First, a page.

After freaking out for several months about my impending jury duty, it of course became a non-event. I showed up shortly after 8:00 AM, slightly delayed by the metal in my belt, and had chosen an aisle chair by the 8:15 reporting time. Of the four scheduled trials one had ended in a settlement, two had the defendents cop a plea, and one defendent (perhaps having seen us) opted for a bench trial. According to my Twitter timestamps, we were all let go around 10:30.

Of course, “let go” drastically oversimplifies the process. We were called up, one at a time, to return our badges and collect our pay cards. Then we stood in line at a custom ATM that read the cards and spat out — rather contemptuously — $17 for our inconvenience.

I had nearly made it back to my car (in a university parking lot half of a mile away), when the day again threatened to become legal. At a 4-way stop I witnessed a driver run the stop sign and smack the rear of another car.

The offending driver pulled up next to me and stormed out of her car, barking about lawyers and such. She asked me if I’d seen what happened, and I warily admitted that I had. Then the driver of the other car came over, and the woman who’d caused the accident started yelling at her.

“You had a stop sign!” she roared.

The women who’d been run into goggled at this and simply retorted “So did you.”

There was an awkward moment as the first woman stared at the sign she’d blown through.

“Oh God,” she said. “I’m so sorry.”

At that the two started to sort things out rationally. Relieved that my testimony would not be needed after all, I quietly slipped away.

Having dodged the jury box and the witness stand, my only remaining goal for the day was to stay clear of the defense table.

Trial by Trial

My jury summons is for next week, and my thoughts of late have centered on the trial I sat on the last time I answered a summons.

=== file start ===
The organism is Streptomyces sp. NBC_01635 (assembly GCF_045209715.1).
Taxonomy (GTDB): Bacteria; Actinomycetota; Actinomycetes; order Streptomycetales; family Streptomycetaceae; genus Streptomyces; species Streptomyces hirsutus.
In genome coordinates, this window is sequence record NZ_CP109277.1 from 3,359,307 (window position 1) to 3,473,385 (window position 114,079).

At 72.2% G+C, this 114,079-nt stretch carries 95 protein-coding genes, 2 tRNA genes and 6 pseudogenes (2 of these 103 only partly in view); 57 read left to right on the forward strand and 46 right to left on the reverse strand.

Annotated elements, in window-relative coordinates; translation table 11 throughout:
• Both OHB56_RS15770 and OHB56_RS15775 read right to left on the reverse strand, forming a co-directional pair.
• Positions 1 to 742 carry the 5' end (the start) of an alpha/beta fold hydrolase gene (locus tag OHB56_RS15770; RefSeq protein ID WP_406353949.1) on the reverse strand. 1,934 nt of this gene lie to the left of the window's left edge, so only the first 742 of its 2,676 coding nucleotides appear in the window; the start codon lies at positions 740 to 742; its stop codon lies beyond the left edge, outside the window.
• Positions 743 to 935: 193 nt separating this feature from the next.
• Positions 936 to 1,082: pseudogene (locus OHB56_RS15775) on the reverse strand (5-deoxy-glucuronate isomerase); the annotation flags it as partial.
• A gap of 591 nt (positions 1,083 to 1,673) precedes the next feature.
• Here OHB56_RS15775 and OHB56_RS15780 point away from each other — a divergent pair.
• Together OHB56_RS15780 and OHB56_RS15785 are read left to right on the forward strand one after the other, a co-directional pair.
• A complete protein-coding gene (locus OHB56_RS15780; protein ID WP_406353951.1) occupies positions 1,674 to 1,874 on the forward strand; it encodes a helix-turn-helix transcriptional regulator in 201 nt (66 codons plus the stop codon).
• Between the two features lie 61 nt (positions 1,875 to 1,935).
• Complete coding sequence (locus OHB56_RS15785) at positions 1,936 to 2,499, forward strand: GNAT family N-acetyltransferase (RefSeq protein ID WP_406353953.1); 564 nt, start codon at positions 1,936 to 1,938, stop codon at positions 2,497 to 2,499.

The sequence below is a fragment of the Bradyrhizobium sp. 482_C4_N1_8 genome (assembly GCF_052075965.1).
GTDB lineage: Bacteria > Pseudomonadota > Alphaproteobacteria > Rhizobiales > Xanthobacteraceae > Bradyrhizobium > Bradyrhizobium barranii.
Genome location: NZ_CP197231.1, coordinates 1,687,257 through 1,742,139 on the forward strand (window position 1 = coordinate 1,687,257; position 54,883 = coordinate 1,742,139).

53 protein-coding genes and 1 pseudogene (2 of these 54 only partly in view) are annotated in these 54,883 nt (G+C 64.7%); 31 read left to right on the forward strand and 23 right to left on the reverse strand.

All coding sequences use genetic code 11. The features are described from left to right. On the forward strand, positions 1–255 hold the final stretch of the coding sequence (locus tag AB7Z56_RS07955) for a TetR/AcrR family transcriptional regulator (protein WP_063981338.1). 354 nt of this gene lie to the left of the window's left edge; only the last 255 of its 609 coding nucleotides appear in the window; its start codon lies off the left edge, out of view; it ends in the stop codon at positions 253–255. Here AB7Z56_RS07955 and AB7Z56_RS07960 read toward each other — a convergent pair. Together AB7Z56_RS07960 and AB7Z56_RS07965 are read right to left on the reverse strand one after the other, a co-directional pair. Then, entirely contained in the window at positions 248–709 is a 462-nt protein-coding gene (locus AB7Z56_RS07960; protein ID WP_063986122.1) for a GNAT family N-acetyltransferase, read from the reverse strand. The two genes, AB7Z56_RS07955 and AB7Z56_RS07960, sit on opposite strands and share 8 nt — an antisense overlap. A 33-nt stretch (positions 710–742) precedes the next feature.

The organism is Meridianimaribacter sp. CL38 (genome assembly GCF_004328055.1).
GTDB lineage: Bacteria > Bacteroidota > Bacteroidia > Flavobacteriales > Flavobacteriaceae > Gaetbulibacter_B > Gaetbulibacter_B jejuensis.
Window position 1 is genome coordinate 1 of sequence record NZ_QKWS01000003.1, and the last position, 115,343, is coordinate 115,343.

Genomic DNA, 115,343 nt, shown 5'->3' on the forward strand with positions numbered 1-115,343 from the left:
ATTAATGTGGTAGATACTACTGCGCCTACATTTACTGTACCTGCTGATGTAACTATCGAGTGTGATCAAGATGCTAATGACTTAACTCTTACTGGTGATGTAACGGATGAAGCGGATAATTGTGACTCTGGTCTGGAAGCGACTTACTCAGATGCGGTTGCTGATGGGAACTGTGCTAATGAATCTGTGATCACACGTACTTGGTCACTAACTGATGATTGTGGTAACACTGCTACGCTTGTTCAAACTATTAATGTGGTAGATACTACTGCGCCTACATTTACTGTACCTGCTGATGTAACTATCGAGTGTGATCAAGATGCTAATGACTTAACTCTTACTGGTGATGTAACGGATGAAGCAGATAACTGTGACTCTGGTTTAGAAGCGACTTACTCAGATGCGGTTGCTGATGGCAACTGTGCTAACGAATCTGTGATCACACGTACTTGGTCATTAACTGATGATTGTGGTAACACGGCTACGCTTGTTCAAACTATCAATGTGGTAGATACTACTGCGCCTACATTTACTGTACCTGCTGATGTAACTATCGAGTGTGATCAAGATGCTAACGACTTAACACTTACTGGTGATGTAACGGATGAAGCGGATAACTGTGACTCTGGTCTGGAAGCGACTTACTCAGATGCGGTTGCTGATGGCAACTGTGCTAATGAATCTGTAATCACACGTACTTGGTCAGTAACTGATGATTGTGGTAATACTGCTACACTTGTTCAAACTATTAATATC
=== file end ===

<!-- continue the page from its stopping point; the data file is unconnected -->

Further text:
It was the first summons I’d had to answer; every time previously had been for courts where my parents lived while I’d been away at college. Everyone had assured me that all I’d have to do would be to read a book for a while. In the unlikely event I wound up on a jury, I was told, it would be some minor suit that would be settled as soon as the opening statements were over.

Instead, for three days I heard testimony about a murder over hurt pride. The whole thing was upsetting, and not just because of the stupid waste of lives.

We all know that TV is filled with lies, but sometimes we just don’t want to believe it. In reality judges are unengaged, lawyers are inarticulate, police lose evidence, and there is no moment that makes the case irrefutable. There’s just a parade of witnesses that aren’t allowed to say much and twelve people trying to make sense of it.

So I’m really hoping that this time I just get to sit and read for a while. The plot would undoubtedly be better.

Registering Complaint

I got a notice from the county to register for jury duty. This is different from a summons; it’s sort of preliminary step where they want to remind me that they own my ass and might decide to claim it soon. I need to fill out a questionnaire (why are so many government communications centered on forms?) that basically ensures that I can’t run away. Later, perhaps in the next month or two, I’ll get the actual notice. Unless I don’t.

Being on a jury is weird, but that’s not what I’m worried about. A few years ago I served on a murder trial. It’s dull, and it will kill your illusions about the oratory skills of lawyers, but it’s not difficult or stressful. If it’s my turn again, then it’s my turn.

What bothers me is the uncertainty of it all. I have a trip coming up in a few weeks to which I’m really looking forward. With the two-week response window and time for data processing, there’s very little chance that any summons would conflict with my long weekend. I know this.

Nonetheless my brain is working on the assumption that the notice will arrive while I’m out-of-state and that it will all end with me on the wrong side of the jury box being judged by sensible people, who reworked their plans to fulfill their obligations. I fear they won’t understand that two nights of monster movies at a drive-in in Pennsylvania is more important than waiting around to maybe be selected to possibly hear a case.

Maybe I can submit Vincent Price movies as my defense. At the very least, my crime would seem trivial in comparison to his trail of cinematic slayings.